Porcelain fungus

At this time of year, one of my favourite subjects to encounter and to photograph are fungi. Its hard not to be transported into a fairytale world on meeting the fruiting bodies of fungi, which in some cases can appear overnight. I visit a few favourite patches locally where I know I will encounter parasols, magpie inkcaps, fly agaric and bolettes. But my favourite fungus to greet as summer gives way to autumn, is the porcelain fungus, Oudemansiella mucida, a common mushroom which grows on many of the beech trees in the local woods.

Porcelain fungus, Oudemansiella mucida I

Also known as the poached egg fungus, Beech tuft, or the slimy beech cap, the fungus grows on dead and dying wood. Sometimes found on fallen branches, but often in the canopy, where it looks magical as the light filters through the translucent shiny milk white caps and accentuating the mushrooms gills. It is a perfect subject for photography.

Porcelain fungus, Oudemansiella mucida II

The mushroom is edible but the slimy mucous should first be washed off, the stipe (stem) removed and the mushroom must be cooked. The fungus is common throughout the British Isles, and produces a fungicide which it uses to fend off other fungi to take over dead trees. Whilst it’s beautiful, it’s presence on a living tree probably isn’t a great indicator of health for the tree.

Porcelain fungus, Oudemansiella mucida III

Porcelain fungus can be found on other broadleaf trees, not just the beech, so keep a look out on woodland walks or wanders in park land through late summer into the autumn. With caps from 3-10cm they can be spotted fairly easily.

Porcelain fungus, Oudemansiella mucida IV

I’ve taken these images with a Sony A58 and a Tamron 90mm f/2.8 macro lens. Shooting up into the camopy the light above the mushrooms both enhances the gills and the translucence of the fungus, but also creates bokeh as the light filters through the leaves in the canopy above. Shooting wih a wide aperture, and keeping a good distance between your subject and the background will create the best bokeh.

Porcelain fungus, Oudemansiella mucida V

As we head into autumn, I am hoping to add more images of the many different fungi that grow in the local woods to my website. Thanks for visiting and reading.


16 thoughts on “Porcelain fungus

  1. These are wonderful Jo! I too love fungi, and when France was an option at this time of year I’d find some great examples. But it’s how you have composed and lit these shots that make them so magical. More tantalizing templates for me to try and emulate! Your cards arrived last week of flowers and they too are lovely, thank you

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    1. Thanks so much, John. And thanks for buying some cards, I’m so happy you are pleased with them. I imagine there are some amazing fungi in France. These are all taken with natural light, it’s amazing how much it changes from moment to moment standing under the canopy of the trees. Wishing you many happy hours photographing mushrooms!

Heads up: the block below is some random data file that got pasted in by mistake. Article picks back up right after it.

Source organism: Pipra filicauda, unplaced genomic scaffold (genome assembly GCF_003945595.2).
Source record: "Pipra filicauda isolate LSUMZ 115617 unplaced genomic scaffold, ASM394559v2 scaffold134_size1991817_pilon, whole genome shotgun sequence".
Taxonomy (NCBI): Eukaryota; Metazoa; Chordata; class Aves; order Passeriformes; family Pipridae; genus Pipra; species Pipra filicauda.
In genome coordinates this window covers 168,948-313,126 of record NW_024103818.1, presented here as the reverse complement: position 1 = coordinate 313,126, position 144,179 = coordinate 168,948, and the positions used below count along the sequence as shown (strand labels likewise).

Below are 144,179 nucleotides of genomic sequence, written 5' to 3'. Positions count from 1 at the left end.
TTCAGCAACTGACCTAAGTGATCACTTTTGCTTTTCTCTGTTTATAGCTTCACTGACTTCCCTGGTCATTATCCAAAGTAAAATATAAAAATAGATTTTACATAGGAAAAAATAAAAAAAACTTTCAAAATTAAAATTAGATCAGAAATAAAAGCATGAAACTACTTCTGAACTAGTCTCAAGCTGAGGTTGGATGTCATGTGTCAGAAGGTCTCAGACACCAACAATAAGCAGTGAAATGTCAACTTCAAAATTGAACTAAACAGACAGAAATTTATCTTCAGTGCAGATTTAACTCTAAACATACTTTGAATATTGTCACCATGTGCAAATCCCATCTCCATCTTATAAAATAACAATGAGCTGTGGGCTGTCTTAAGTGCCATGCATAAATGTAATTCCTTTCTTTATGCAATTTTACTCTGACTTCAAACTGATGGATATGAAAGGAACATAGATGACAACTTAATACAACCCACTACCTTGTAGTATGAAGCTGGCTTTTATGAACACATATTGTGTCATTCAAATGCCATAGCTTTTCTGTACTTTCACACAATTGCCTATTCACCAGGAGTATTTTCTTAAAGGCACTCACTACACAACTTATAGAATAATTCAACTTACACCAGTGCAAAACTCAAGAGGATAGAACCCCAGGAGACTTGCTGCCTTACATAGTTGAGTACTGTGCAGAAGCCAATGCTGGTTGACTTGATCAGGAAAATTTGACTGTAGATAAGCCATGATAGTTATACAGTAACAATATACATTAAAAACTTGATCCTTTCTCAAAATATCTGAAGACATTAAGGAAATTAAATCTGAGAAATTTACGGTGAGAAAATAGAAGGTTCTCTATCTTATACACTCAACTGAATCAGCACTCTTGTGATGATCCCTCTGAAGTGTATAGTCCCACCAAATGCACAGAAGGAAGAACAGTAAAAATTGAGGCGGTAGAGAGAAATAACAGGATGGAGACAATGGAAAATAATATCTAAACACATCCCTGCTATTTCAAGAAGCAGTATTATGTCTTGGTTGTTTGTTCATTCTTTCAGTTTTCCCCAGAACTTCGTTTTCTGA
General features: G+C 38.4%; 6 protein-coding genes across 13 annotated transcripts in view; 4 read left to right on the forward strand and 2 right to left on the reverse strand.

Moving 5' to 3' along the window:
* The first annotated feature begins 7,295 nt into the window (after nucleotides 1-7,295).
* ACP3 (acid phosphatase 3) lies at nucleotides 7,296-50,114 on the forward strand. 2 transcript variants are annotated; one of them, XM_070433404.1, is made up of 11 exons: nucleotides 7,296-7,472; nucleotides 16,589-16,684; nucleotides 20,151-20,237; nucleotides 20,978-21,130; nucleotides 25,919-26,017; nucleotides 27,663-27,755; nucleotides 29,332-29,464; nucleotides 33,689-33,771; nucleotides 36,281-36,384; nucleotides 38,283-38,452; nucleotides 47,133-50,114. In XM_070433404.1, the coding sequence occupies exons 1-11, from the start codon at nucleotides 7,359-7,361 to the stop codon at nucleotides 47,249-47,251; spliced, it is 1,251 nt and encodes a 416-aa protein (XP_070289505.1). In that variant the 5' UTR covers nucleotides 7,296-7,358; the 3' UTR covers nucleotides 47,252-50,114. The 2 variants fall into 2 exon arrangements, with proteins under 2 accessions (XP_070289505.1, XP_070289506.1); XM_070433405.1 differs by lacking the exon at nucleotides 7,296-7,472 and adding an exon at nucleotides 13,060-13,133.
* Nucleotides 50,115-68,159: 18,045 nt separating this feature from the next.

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    1. Thanks so much, Wendy, I’m enjoying dipping my toes into the world of blogging. I really appreciate the positive feedback!

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    1. Thank you so much, Janet, it’s my pleasure to put them together and I’m delighted you enjoy them. Wishing you a happy Sunday.

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  2. Thanks, that’s so kind, Denise. I use the same techniques as when shooting flowers, so you may find my ethereal nature photography blog useful for some tips and tricks if you’d like to create similar images. 🙂

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  3. Greetings from Canada!
    Your work is most beautiful and impressive!
    I am inspired by your photos and am curious…. do you use photoshop for some of your prints or do you set your camera to take the photos?
    Specifically, the poppy photo was intriguing.
    In your blog you mentioned you scan your cyanotypes. Do you not use the original copy and why not?
    Kind regards,
    Michelle

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  4. Hi Michelle, and thank you. Firstyly, I set the camera, but as I shoot RAW I will develop my images in LR and occasionally PS. For some this may be a little tweak, for others I might play a little to create effects that express best the encounter I will have had wih the plant, fungi or animal. I’m not sure which poppy picture you are referring to, but it may be a multiple exposure? I have to do those in PS as I don’t own a camera with the ability to create the multiple exposure effects I wish to “in-camera” however, it’s all the same software at the end of the day. As regards the cyanotypes, occasionally I may scan them before they are developed as the colours will change and get darker, this allows me to have a digital record of an impermanent state, and I can then use that to create digital composites or use the colours for reference or texture. My original cyanotypes are for sale, but I do not produce or sell prints of these. Thanks, Jo x

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